The fledgling biosimilars industry is full of uncertainties and nuances that differ by country, therapeutic specialty, and molecule. Securing a positive return on lengthy biosimilar development depends on various factors, but knowledge is the key to success. Gaining physician confidence is critical to securing a meaningful position in developed markets; therefore, understanding their concerns about biosimilar products should be an important part of development and marketing strategies. We conducted primary market research with 548 specialty physicians across the United States and Europe to understand their perspectives on biosimilars and their expectations for use. To understand how physician attitudes vary across therapeutic fields, we surveyed six different types of specialists and posed questions about key topics that will influence uptake. Through our market research, we uncovered the trends in physician perceptions about biosimilars over time and how physicians from different specialties and geographies vary with respect to their opinions on automatic substitution, indication extrapolation, drivers and barriers of uptake, clinical concerns and requirements, and competition from new innovative biologics.

This report is part of the Biosimilars Advisory Service. The Biosimilars Advisory Service provides insight and analysis that are vital to successful business planning in the rapidly evolving biosimilars space. In-depth market analysis is delivered through regular webinars that put major events into context as well as in the form of reports supported by primary market research with physicians and payers. Interactive forecasts allow assessment of market opportunities and strategically focused reports help shape biosimilars’ development and defense strategies. Rely on BioTrends Research Group to keep up-to-date on the biosimilars landscape and poised to maximize opportunities.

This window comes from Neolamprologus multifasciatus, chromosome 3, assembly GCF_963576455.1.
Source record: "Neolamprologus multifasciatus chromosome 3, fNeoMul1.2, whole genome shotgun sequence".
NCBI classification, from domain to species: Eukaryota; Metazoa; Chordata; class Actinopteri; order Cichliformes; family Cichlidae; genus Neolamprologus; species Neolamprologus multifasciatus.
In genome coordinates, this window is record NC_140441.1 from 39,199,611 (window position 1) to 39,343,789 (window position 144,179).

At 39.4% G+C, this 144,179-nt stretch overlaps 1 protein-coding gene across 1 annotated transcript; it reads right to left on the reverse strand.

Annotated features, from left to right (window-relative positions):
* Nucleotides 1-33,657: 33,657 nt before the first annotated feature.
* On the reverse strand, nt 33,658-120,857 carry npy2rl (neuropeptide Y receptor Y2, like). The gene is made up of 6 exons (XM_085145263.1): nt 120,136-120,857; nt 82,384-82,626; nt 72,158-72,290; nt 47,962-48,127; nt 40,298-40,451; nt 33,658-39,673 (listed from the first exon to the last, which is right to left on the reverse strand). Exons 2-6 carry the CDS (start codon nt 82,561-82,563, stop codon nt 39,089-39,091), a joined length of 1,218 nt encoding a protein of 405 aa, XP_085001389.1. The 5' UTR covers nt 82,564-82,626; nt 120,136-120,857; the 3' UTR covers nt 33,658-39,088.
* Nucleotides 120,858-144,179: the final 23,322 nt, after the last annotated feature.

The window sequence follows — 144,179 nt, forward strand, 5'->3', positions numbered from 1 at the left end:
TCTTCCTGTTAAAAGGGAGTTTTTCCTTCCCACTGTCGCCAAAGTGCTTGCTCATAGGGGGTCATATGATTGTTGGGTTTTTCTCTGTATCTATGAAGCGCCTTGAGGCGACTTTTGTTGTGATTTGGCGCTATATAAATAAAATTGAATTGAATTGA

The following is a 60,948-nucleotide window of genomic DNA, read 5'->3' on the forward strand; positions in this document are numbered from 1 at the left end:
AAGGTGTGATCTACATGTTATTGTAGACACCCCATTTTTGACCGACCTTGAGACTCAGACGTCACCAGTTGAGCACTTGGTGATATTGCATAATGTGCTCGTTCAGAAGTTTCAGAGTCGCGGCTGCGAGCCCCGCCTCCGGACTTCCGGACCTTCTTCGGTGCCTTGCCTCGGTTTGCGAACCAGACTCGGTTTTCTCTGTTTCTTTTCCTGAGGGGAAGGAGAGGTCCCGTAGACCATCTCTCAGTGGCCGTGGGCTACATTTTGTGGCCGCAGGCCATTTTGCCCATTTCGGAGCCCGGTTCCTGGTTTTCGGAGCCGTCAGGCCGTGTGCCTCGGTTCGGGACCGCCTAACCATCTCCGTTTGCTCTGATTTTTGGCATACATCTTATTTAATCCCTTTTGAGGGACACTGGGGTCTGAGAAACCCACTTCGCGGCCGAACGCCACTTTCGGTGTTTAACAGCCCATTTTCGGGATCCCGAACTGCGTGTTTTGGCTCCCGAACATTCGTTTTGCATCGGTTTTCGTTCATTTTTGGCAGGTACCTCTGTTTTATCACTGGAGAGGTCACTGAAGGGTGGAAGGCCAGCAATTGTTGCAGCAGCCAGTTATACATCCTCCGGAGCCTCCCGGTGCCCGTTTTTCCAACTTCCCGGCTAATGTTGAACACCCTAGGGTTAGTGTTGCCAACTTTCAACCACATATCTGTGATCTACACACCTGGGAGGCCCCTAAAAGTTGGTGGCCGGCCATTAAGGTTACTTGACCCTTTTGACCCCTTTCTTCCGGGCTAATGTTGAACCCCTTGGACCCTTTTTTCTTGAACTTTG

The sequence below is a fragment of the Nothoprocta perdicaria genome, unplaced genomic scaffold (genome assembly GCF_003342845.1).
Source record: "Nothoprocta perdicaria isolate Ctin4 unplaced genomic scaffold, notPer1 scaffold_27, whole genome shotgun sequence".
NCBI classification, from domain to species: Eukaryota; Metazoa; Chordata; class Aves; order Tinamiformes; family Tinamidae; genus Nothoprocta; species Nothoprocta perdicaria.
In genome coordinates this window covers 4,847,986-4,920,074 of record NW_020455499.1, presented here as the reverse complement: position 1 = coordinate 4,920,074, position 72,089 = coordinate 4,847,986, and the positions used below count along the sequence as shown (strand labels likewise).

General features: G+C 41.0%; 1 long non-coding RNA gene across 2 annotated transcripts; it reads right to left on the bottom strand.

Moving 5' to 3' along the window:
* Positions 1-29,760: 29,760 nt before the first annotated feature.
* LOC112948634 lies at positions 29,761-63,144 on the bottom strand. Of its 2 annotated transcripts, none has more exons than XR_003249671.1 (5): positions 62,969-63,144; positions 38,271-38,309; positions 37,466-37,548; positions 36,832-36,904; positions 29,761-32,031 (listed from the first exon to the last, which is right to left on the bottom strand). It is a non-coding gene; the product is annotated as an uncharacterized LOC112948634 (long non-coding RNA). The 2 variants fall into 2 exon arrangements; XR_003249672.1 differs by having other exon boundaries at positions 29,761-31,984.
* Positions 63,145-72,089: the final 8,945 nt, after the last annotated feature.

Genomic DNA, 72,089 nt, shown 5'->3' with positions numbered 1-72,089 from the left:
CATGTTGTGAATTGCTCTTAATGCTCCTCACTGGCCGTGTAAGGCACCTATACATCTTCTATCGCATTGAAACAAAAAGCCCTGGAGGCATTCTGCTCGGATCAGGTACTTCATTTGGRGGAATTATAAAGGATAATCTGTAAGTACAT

Questions Answered in This Report:

  • Understand surveyed physicians’ current level of familiarity with issues associated with biosimilars. How has familiarity with biosimilars evolved over time in Europe and the United States? What are physicians’ opinions on indication extrapolation and how do these attitudes vary by specialty? Are physicians familiar with the pharmacy-level substitution rules in their respective countries?

  • Understand the drivers and barriers of biosimilar use among physicians from different specialties. According to physicians, which factors will stimulate uptake of biosimilars and how does this vary by country? What are physicians’ concerns about using biosimilars and how do they vary by specialty? Which companies do physicians trust most as manufacturers of biosimilars?

  • Understand how physicians’ attitudes translate to expected use of biosimilars. How will physicians adopt biosimilars initially and does this vary by specialty? How will physicians choose between multiple biosimilars of the same reference product? Do physicians expect to use higher-cost biobetters once biosimilars are available?

Scope:

Markets covered: United States and Europe.

Primary research: Online quantitative survey of 548 specialty physicians in the United States, France, and Germany.

To qualify for participation, surveyed physicians had to meet the following criteria:

- Have worked in clinical practice for a minimum of 3 years and a maximum of 30 years.

- Spend more than 75% of their professional time in clinical practice (with allowances for academic physicians who spend at least 51% of their professional time in clinical practice).

- Prescribe certain biologic drugs (depending on the specialty), including the following: TNF-alpha inhibitors, monoclonal antibodies in oncology, erythropoiesis-stimulating agents (ESAs), granulocyte colony-stimulating factors (G-CSFs), pegylated interferon-alfa, somatropin, insulins.

Author(s): Kate Keeping